Cars of the Future: What Will We Be Driving in 25 Years?
It’s not a recent phenomenon. Over the last few decades, technology has been pushing big innovations in the cars we drive, according to Cars.com, with everything from the engine and brake controls to the navigation and entertainment systems in our vehicles going digital.
So what will the next few decades bring? We talked to an automotive technology and strategy expert. He clued us in on what he thinks we can realistically expect to be driving in 25 years (in the year 2041) and what our relationship with our vehicles may be. Below are his predictions, followed by the opinions of two of our favorite auto experts and contributors to The Allstate Blog, The Humble Mechanic and Eric the Car Guy:
PREDICTION: Cars will be self-driving, but not entirely. By 2041, we’ll likely see broad adoption of self-driving cars, as similarly predicted by the Wall Street Journal. But don’t expect roadways to be filled entirely with computer-controlled vehicles. Instead, we’ll likely see a mixed approach, where specific segments of our journey may be turned over to self-driving mode (highway driving, for instance), and other portions where we’ll switch back to having a human behind the controls. We won’t be fully autonomous because there will likely still be limited infrastructure to enable greater numbers of such vehicles to safely navigate the roads.
HUMBLE MECHANIC: I totally agree here. I think the first segment to adopt autonomous driving will be things like shuttle traffic. Trips from hotels to airports make perfect sense for a self-driving vehicle. Looking to visit the Grand Canyon while you are in Las Vegas? The best form of transportation may just be a self-driving vehicle. Public transit is an easy sell to the public. Overcoming public transportation is one of the bigger obstacles to self-driving cars, so it makes sense that autonomous vehicles will attempt to infiltrate that market. We will also see more and more driver-assist features become standard. Things like parking aid and blind spot monitoring might become required on vehicles. It may also be very common to have the option of self-driving or not. If you’re a little tired after a long day of work, you may be able to let your car take care of the drive home. But if you want to take that therapeutic Sunday drive, the wheel is all yours.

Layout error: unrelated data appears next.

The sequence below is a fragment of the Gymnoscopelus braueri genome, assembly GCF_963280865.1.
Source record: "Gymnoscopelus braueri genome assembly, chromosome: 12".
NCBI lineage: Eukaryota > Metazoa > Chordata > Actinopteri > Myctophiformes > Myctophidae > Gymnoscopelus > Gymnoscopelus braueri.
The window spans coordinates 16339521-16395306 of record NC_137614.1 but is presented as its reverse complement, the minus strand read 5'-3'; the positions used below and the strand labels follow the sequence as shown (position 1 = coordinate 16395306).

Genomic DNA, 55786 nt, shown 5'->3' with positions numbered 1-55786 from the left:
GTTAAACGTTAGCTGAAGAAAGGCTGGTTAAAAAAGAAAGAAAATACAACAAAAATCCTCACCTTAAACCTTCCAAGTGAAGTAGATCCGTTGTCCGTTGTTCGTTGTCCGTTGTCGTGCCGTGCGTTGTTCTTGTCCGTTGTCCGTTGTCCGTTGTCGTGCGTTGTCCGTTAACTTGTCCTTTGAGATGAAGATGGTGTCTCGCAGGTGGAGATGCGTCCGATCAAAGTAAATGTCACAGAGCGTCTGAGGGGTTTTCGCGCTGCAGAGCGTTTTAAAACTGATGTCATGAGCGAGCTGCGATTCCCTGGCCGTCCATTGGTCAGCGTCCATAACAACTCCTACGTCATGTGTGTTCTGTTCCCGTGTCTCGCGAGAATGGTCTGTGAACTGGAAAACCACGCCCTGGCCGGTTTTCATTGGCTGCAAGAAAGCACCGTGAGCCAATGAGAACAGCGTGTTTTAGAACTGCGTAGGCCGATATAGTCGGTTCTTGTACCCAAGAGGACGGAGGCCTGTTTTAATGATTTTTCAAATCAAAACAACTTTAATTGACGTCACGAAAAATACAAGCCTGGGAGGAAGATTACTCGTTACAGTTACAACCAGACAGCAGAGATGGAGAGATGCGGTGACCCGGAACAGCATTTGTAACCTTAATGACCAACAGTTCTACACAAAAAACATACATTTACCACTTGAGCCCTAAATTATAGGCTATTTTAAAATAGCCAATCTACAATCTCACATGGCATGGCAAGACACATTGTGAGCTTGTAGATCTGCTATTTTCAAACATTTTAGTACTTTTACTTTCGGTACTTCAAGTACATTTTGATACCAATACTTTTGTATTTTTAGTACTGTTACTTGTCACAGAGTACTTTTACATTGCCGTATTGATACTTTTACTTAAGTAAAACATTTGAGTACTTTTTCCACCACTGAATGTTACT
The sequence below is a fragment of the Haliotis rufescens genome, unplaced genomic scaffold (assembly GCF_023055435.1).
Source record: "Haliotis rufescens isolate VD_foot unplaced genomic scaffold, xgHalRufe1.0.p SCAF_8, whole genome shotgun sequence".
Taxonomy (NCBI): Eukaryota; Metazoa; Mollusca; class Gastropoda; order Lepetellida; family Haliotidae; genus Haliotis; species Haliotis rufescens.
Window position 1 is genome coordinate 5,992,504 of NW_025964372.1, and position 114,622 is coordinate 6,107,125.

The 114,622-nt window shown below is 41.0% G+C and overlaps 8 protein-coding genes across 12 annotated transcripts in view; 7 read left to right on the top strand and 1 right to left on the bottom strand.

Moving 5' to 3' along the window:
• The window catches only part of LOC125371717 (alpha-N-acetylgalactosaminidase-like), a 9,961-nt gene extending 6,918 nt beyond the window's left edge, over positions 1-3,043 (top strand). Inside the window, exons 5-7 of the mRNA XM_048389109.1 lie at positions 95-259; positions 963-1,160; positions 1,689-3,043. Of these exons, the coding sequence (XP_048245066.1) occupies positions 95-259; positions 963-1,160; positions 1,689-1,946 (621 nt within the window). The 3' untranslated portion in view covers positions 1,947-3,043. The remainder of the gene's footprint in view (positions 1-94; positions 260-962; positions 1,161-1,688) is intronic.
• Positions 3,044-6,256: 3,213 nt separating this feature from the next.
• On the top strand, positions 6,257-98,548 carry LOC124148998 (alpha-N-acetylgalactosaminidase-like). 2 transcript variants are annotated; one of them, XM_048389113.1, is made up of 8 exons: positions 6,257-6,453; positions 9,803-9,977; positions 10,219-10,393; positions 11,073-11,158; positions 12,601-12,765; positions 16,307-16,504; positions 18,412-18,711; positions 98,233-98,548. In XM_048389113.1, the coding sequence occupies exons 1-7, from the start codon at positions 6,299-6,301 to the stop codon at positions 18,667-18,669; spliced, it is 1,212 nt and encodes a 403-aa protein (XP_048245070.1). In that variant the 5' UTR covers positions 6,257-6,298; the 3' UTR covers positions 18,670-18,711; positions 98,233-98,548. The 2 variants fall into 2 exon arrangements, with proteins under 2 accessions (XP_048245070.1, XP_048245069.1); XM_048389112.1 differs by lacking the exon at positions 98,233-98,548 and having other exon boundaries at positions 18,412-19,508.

ERIC THE CAR GUY: I agree with the prediction in that I think there will be a multifaceted approach to future transportation needs. I think the biggest changes will be in the very nature of vehicle ownership itself. Vehicle ownership among young people is on the decline, according to The New York Times. They don’t have the same attitude toward vehicles as their parents did. They may see it as more of a mode of transportation over an outward projection of personality, or a rite of passage.
PREDICTION: We’ll still own cars, but also share them. USA Today reports that the emotional connection we have with cars may be dipping, if recent trends are any indication, but it won’t entirely go away. People may still want to own some sort of “mobility.” But, whereas today we may own an SUV and use it for everything from our morning commute to moving day hauls, by 2041 we may own one vehicle for a specific purpose (weekend road tripping, for instance) and then share a vehicle for every other task. Expect car design to dramatically change to help make the most of those use cases — and to continue the drive for “aspirational” ownership (compare, for example, the difference in design/price point between two current electric vehicle manufacturers: Prius and Tesla). Cars won’t be commoditized any time soon.
H: Ride share — or more accurately, “vehicle share” — may be able to help penetrate many segments. The car share model works; we even use it now. When we rent a car, we are using a car share service. This service will most likely evolve in the future. We may have more of a vending machine style service for sharing cars. And it might not be only big companies doing the sharing. The average person may be able to share their car with anyone.
We must also look at housing and job trends of today. As more and more people are able to telecommute, the need to own a car decreases. The need for access to a car on an as-needed basis increases. This can propel vehicle sharing to a whole new level. In addition to that, online delivery services are currently exploding. One can only imagine what that would look like in 20-plus years. Perhaps a self-driving car will be delivering our Thai food.
PREDICTION: In 25 years’ time, the brand of car we’ll be buying (or sharing/renting) may be vastly different than today. In fact, some traditional automakers likely won’t be around to see 2041. Expect potential mash-ups (traditional car makers merged with Silicon Valley brands), more global car makers, and plenty of new car brands from companies outside the auto sector. I expect Google and the Chinese equivalent, Baidu, to be much bigger players by 2041.
H: We have seen a number of car companies come and go over the years. Will a company like Subaru pair up with Apple to make a car? Only time can tell. But technology companies will most likely be working hand in hand with car manufacturers to help build fully connected cars. I also see companies buying technology from other companies. Could a small startup car maker buy the electric battery system from a company like Tesla? Sure they can. In fact, that type of open sourcing and licensing of technology systems can help spike the number of fully electric vehicles on the road.